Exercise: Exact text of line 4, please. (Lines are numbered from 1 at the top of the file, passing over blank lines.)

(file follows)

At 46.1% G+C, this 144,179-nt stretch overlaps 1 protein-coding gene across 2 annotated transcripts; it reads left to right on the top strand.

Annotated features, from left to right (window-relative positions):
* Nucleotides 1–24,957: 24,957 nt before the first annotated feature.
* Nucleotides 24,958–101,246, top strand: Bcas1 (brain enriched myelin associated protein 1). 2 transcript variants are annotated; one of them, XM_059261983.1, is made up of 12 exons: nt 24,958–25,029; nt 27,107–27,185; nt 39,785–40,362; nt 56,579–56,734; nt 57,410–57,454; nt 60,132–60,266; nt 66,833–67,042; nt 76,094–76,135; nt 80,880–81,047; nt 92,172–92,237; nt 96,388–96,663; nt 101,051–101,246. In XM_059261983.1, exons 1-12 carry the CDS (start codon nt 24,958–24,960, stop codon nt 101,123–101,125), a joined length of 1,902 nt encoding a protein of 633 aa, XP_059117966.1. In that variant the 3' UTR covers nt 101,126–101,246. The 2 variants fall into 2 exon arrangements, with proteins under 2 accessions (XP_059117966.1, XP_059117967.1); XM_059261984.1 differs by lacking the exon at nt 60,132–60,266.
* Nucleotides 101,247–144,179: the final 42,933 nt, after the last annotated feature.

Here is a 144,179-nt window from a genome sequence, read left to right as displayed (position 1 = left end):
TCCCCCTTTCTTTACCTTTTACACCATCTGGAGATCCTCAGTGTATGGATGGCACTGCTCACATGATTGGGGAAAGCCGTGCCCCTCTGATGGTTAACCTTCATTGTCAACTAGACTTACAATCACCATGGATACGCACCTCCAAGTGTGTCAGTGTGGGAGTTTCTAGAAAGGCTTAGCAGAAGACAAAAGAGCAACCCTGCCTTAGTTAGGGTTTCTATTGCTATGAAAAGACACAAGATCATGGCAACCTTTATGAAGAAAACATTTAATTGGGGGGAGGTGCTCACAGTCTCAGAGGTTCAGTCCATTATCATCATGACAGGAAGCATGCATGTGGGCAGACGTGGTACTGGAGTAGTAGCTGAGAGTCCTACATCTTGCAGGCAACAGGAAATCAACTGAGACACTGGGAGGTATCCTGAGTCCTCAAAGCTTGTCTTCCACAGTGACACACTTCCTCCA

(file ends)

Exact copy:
* Nucleotides 24,958–101,246, top strand: Bcas1 (brain enriched myelin associated protein 1). 2 transcript variants are annotated; one of them, XM_059261983.1, is made up of 12 exons: nt 24,958–25,029; nt 27,107–27,185; nt 39,785–40,362; nt 56,579–56,734; nt 57,410–57,454; nt 60,132–60,266; nt 66,833–67,042; nt 76,094–76,135; nt 80,880–81,047; nt 92,172–92,237; nt 96,388–96,663; nt 101,051–101,246. In XM_059261983.1, exons 1-12 carry the CDS (start codon nt 24,958–24,960, stop codon nt 101,123–101,125), a joined length of 1,902 nt encoding a protein of 633 aa, XP_059117966.1. In that variant the 3' UTR covers nt 101,126–101,246. The 2 variants fall into 2 exon arrangements, with proteins under 2 accessions (XP_059117966.1, XP_059117967.1); XM_059261984.1 differs by lacking the exon at nt 60,132–60,266.